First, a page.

In their most recent article for The Legal Intelligencer, Partner David Stern and Associate Taylor Cohen analyze the four exceptions to the notorious “coming and going” rule – a rule that makes employees ineligible for workers’ compensation if they are injured during the work commute. The commute – aka “coming and going” – is not typically considered to be in the course of employment.
Workers spend much of their lives driving to and from work, which can be dangerous due to the high amount of motor vehicle accidents in Pennsylvania that could result in injury or even death. “Pennsylvania’s workers’ compensation statute is designed to protect workers who are injured, killed or disabled in the course of employment,” David and Taylor explain. “With its origin dating back to 1915, the statute and accompanying administrative legal system has continuously adapted in an attempt to protect the ever-evolving Pennsylvania workforce. The goal of this article, over 100 years after the statute’s inception, is to bring light to an often forgotten hazardous aspect of employment – the commute.”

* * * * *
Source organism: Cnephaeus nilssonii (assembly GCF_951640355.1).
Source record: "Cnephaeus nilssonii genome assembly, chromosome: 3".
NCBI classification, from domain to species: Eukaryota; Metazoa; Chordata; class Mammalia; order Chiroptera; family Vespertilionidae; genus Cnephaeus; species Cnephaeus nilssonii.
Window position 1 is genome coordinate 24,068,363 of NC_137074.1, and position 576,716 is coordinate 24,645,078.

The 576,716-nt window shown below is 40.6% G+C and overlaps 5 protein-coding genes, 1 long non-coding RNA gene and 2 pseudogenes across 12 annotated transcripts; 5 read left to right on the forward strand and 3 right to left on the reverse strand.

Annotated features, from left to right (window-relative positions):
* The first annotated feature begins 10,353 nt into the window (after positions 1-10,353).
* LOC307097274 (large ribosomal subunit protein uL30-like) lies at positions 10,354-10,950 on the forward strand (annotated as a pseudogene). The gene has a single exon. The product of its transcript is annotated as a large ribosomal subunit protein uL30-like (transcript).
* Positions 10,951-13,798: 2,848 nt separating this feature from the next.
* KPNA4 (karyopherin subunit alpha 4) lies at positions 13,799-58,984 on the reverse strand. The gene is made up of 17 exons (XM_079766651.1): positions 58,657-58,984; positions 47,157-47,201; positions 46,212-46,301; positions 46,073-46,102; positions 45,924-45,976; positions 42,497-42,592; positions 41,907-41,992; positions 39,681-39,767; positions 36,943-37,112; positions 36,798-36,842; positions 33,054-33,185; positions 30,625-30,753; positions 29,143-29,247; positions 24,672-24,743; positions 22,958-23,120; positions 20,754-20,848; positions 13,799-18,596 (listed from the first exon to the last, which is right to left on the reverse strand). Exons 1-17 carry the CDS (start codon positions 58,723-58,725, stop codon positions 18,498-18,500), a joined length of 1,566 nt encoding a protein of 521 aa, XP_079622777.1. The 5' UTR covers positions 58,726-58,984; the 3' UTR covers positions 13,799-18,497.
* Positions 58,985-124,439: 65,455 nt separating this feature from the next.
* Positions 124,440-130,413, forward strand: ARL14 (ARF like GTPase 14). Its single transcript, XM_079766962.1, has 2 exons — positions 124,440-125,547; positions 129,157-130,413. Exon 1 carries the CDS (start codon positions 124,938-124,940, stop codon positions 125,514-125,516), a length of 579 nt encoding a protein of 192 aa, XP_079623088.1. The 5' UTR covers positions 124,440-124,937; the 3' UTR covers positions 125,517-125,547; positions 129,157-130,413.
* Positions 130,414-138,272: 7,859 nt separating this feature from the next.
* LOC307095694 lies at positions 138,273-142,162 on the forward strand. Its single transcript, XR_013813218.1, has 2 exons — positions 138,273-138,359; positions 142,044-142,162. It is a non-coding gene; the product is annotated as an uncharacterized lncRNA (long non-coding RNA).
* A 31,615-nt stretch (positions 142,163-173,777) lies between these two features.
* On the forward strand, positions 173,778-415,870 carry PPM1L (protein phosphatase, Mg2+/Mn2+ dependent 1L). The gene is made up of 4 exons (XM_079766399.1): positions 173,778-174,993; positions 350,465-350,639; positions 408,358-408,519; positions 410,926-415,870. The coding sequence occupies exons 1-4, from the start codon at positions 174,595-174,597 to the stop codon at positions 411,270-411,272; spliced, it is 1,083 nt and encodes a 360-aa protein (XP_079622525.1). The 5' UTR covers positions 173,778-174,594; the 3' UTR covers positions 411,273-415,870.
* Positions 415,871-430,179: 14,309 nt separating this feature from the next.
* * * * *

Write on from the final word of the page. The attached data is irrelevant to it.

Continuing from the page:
Fortunately, there are exceptions to the rule. The article analyzes the circumstances in which an injured worker would be eligible for compensation with real-life examples for each, including:
- When the worker’s employment contract includes transportation to and from work
- When the employee has no fixed place of work
- When the employee is on special assignment for the employer or special circumstances are such that the employee was furthering the business of the employer
“It is imperative to inquire about the circumstances surrounding motor vehicle accidents to adequately protect the unprotected commute in Pennsylvania’s Workers’ Compensation statute,” David and Taylor conclude.